Facebook Used to Incite Violence and Promote Fascist Disinformation in Myanmar... Again.

Facebook, Myanmar, Technology -

Facebook Used to Incite Violence and Promote Fascist Disinformation in Myanmar... Again.

More than 40% of Myanmar's population used Facebook in January 2020, according to the social network management service NapoleonCat. Despite promising to clamp down on the misuse of its platform, Facebook is promoting violence against Myanmar's protesters and amplifying violent junta misinformation, a study finds. An investigation by the human rights defense group Global Witness found that Facebook’s recommendation algorithm continues to invite users to view content that breaches its own policies. After liking a 
Myanmar military fan page, which did not have recent posts in violation of Facebook's policies, the rights group discovered Facebook suggested several pro-military pages with abusive content.

“What happens on Facebook matters everywhere, but in Myanmar that is doubly true,” the report says. Like in many countries outside the Western Hemisphere, mobile phones in Myanmar often come preloaded with Facebook and many businesses do not have websites, only Facebook pages. Facebook is effectively the internet for many people in the country.

Global Witness said it set up a Facebook account just before the peak of the military violence against civilians, with no history of liking or following specific topics, and searched for "Tatmadaw", the Burmese name for the armed forces. Filtering the search results to show pages, it selected the top result - a military fan page whose name translates as "a gathering of military lovers."

The page had earlier posts showing sympathy for Myanmar's soldiers and even one promoting military service for youths - but none of the more recent ones since the coup violated Facebook's terms. Nonetheless, when Global Witness's account "liked" the page, Facebook began recommending related pages with material inciting violence, false claims of election interference, and support of violence against civilians.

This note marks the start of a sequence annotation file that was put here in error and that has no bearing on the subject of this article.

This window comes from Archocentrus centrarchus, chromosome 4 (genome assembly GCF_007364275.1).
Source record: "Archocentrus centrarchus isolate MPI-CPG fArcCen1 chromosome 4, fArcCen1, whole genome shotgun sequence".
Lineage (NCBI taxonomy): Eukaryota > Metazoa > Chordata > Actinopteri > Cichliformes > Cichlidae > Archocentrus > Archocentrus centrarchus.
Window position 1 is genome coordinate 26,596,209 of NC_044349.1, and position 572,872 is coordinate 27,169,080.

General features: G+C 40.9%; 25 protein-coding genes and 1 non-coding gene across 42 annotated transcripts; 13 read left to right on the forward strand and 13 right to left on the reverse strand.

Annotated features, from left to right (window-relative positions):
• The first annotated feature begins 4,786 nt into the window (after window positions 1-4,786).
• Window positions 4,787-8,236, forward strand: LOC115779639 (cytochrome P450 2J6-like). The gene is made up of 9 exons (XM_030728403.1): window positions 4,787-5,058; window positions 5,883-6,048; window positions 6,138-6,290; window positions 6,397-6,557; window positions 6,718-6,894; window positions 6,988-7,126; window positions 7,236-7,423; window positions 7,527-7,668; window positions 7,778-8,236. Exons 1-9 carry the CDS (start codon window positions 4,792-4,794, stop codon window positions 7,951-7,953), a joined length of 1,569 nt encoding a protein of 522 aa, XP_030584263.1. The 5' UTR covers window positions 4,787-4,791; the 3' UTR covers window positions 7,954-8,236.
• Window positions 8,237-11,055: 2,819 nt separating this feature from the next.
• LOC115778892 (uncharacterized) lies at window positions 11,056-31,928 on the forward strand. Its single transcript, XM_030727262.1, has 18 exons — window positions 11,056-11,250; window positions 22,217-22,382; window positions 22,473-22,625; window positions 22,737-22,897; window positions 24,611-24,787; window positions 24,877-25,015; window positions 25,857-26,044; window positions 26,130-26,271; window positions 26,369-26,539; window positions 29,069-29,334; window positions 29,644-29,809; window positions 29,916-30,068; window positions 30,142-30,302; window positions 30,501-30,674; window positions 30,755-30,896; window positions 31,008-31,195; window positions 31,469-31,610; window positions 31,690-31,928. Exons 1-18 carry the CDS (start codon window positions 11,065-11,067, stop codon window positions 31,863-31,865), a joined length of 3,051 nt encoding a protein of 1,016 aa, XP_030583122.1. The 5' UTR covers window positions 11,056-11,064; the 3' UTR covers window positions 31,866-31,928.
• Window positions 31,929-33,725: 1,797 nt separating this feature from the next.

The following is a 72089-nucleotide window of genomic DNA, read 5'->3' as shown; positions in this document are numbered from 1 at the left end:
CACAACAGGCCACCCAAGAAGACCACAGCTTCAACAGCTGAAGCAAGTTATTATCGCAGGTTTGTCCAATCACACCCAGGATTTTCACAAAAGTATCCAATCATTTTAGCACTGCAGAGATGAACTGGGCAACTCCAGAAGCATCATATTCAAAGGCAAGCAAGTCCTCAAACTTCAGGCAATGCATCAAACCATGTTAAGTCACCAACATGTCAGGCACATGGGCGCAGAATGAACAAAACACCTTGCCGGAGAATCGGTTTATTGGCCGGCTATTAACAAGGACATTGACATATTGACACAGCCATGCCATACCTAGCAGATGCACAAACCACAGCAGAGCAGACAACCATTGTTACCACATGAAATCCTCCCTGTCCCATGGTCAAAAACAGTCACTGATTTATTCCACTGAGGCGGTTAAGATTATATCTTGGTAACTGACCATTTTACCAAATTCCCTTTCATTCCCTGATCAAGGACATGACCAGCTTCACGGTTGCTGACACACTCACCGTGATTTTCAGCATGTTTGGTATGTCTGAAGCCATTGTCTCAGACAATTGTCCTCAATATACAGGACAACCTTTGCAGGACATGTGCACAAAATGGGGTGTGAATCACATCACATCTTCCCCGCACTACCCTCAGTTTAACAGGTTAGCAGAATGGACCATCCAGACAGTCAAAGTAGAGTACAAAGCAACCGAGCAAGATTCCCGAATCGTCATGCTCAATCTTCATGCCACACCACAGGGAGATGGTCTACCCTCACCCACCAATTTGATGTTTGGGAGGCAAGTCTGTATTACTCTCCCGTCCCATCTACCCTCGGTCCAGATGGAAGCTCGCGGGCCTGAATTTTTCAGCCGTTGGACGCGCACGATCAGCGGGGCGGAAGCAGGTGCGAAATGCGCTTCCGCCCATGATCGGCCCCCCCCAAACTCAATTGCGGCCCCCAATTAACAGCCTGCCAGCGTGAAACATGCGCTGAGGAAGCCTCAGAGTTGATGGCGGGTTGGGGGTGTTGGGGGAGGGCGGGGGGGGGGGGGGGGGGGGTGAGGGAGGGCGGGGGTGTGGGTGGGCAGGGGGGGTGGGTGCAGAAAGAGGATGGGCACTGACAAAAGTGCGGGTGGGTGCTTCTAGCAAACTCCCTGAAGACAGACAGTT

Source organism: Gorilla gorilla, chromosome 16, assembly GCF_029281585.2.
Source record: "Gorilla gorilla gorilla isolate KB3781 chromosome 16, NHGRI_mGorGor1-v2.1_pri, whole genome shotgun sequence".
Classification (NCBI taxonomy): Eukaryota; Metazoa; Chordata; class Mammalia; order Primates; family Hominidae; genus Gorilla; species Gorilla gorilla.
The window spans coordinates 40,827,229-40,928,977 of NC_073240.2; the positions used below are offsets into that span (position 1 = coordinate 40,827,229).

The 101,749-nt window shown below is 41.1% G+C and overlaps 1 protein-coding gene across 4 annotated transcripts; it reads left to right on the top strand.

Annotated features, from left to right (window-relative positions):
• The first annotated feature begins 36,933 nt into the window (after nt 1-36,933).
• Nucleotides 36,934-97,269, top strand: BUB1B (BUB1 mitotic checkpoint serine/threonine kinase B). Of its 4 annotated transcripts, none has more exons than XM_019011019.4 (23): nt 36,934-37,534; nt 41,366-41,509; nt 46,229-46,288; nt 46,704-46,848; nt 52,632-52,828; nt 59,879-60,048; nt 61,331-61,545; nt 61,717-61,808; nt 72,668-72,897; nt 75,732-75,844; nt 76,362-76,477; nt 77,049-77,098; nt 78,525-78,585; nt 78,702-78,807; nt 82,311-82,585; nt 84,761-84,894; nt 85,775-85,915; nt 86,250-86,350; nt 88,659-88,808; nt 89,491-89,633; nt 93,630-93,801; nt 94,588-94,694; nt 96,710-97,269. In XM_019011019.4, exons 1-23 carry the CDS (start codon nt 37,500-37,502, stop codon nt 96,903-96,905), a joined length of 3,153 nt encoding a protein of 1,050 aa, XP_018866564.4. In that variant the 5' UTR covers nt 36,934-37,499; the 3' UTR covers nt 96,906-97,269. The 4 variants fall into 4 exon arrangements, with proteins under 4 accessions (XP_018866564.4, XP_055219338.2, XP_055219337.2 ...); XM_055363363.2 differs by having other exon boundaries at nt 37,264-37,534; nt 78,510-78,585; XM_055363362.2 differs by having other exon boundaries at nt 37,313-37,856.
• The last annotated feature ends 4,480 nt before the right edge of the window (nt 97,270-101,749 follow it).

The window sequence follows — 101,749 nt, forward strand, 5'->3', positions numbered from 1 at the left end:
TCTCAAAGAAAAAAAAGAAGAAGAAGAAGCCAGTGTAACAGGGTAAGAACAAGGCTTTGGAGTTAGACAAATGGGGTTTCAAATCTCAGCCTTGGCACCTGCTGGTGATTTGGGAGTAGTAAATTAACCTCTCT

On March 1, for example, a death threat was issued to protesters who vandalized surveillance cameras. “Those who threaten female police officers from the traffic control office and violently destroy the glass and destroy CCTV, those who cut the cables, those who vandalize with color sprays, (we) have been given an order to shoot to kill them on the spot,” 

In another post featured on one of the pages was an image of a “wanted” poster offering a $10m bounty for the capture “dead or alive” of a young woman. It claimed she was among protestors who had burned down a factory that had been damaged by a military crackdown. The woman's face and a screenshot of her Facebook profile were posted along with the caption: “This girl is the one who committed arson in Hlaing Tharyar. Her account has been deactivated. But she cannot run."

Facebook admitted in 2018 that its platform had been used to push genocide, “foment division and incite offline violence” against Rohingya Muslims. The same year, a UN fact-finding mission concluded that Facebook had been "a useful instrument for those seeking to spread hate" and that the company's response had been "slow and ineffective".

In February 2021, Facebook claims its staff has been working around the clock to keep its platform safe. As a result of the coup, there was a vastly increased likelihood of "online threats that could lead to offline harm".

According to the Global Witness report, Facebook should also look into other types of content, such as the circulation of forced confession videos by political prisoners, military ads, and posts that amplified military propaganda. By removing the Tatmadaw from its services and taking other measures, Facebook claims that it has "made it harder for people to misuse our services to spread harm. This is a highly adversarial issue and we continue to take action on content that violates our policies to help keep people safe.”

According to Naomi Hirst, head of Global Witness' digital threats campaign, Facebook does not adhere to the “very basics” of its own guidelines. “The platform operates too much like a walled garden, its algorithms are designed, trained, and tweaked without adequate oversight or regulation,” “This secrecy has to end, Facebook must be made accountable.”



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